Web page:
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Johanna Bozuwa, Executive Director, Climate and Community Project

“The Hudson Valley Power Authority (HVPA) is the utility of the future—grounded in affordability, a green transition, and democracy. For far too long private companies have extracted profit from a public service. Creating HVPA is a critical way to put the energy future of the Hudson Valley back into the hands of the people. I strongly believe that the HVPA will be a model for other communities across the country.”

Array ( [title] => What are the main components of the bill? [text] =>

Progressive Green Rates: Customers with high energy use are currently rewarded with discounts. In contrast, HVPA will lower rates for everyone and increase them proportional to use. Ratepayers who adequately conserve energy may not have to pay a utility bill at all.

Price Caps: Household utility bills will be capped at 6 percent of household income.

Participatory Budgeting for Local Communities: HVPA will transfer a portion of its revenue into community-controlled trust funds. A participatory budgeting process that includes local elected officials will determine what community benefit projects the fund can be spent towards.

Protect Smart Meter Data: Ratepayers will have the option to opt out of smart meters, and data will not be shared with private companies, and local, state, or federal law enforcement agencies, including Immigration and Customs Enforcement (ICE).

Access Public Renewables: HVPA will have the authority to build generation assets and access publicly-owned renewable energy from NYPA at locked-in preferential rates.

Clear Goals for a Just Transition: HVPA will have internal mandates to achieve the goals of the Climate Leadership and Community Protection Act:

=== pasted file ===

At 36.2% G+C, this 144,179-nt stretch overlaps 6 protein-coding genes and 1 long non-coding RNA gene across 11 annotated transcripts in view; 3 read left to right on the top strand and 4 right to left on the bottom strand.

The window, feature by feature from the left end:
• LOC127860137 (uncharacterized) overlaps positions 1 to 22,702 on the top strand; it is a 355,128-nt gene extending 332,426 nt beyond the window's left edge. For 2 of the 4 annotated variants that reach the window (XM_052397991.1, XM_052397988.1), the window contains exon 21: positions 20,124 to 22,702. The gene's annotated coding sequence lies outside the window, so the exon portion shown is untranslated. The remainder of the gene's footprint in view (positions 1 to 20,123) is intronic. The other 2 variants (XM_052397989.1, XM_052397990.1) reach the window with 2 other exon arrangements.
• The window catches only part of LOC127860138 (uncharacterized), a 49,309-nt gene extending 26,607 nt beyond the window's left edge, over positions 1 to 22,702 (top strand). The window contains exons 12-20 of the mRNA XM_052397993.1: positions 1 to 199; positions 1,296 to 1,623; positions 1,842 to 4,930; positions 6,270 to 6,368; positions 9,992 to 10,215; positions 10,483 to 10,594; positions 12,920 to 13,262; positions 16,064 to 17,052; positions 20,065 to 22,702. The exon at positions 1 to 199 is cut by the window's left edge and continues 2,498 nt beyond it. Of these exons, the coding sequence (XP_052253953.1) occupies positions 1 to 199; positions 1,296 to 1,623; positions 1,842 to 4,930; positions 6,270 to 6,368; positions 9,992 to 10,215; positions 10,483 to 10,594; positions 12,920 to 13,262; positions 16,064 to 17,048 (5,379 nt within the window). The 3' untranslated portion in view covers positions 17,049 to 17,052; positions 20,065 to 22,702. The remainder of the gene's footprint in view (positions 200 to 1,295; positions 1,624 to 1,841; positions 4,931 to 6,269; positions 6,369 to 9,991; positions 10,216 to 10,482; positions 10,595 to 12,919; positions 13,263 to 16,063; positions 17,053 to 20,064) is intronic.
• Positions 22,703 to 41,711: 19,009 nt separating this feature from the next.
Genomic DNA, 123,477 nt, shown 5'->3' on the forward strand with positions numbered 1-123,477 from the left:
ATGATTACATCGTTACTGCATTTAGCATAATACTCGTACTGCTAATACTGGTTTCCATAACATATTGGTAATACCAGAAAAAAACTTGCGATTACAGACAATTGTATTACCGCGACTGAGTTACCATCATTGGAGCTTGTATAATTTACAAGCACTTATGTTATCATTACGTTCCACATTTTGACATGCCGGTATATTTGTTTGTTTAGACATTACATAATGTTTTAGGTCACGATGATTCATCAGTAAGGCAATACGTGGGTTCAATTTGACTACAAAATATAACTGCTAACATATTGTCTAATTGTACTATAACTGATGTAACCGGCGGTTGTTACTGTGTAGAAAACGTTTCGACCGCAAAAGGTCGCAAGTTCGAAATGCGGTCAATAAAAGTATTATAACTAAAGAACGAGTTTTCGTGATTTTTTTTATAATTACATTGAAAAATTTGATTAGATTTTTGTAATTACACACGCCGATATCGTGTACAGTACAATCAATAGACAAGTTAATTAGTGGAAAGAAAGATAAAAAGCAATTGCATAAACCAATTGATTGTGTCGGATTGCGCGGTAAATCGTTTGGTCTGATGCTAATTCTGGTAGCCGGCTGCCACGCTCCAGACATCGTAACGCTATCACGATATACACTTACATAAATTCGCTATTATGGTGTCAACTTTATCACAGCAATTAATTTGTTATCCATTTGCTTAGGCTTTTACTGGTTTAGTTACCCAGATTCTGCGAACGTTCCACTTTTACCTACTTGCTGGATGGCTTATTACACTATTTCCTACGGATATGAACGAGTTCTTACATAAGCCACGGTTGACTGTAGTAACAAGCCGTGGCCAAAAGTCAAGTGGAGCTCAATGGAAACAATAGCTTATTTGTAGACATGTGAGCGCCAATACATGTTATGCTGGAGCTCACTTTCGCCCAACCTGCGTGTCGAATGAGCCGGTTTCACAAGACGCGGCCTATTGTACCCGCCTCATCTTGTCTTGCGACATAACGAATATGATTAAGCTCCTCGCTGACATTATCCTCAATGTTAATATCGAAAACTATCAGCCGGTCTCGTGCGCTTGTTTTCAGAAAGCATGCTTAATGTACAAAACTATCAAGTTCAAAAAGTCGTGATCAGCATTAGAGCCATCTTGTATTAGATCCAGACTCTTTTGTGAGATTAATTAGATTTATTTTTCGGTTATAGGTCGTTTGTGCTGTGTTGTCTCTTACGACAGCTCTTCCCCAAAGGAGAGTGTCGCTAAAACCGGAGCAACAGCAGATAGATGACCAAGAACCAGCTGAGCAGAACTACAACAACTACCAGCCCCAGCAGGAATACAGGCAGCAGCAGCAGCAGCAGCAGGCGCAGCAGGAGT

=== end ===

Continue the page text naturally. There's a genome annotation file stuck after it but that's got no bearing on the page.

• Procure 70% renewable electricity by 2030, and 100% renewable electricity by 2040, provided the supply is available
  • Ensure at least 35% of the benefits of clean energy and energy efficiency programs go to disadvantaged communities in its service territory
  • Conduct a study within two years of its creation to create a timeline for the phaseout of its gas infrastructure

Strong Labor Protections: Worker protections is a core benefit of a publicly-owned utility. The bill will empower workers as follows:

  • Preserve the right to strike is by maintaining current contract and a private-sector status for the workers
  • Maintain the current retirement plan along with the rest of the contract
  • The union’s local will have a seat in the Board of Trustees and two seats on the Observatory’s Governing Board.
  • Prohibit hiring short-term contractors as a way to avoid union rates
  • Creation of new roles will prioritize hiring from the following pools: (1) existing workers whose current roles stand to get eliminated (2) workers who live in disadvantaged communities within the service territory (3) workers who live in the service territory

Require NYPA’s Collaboration to Build Needed Transmission Capacity: the bill mandates NYPA to collaborate with the HVPA around regional planning in order to reduce costs for HVPA ratepayers.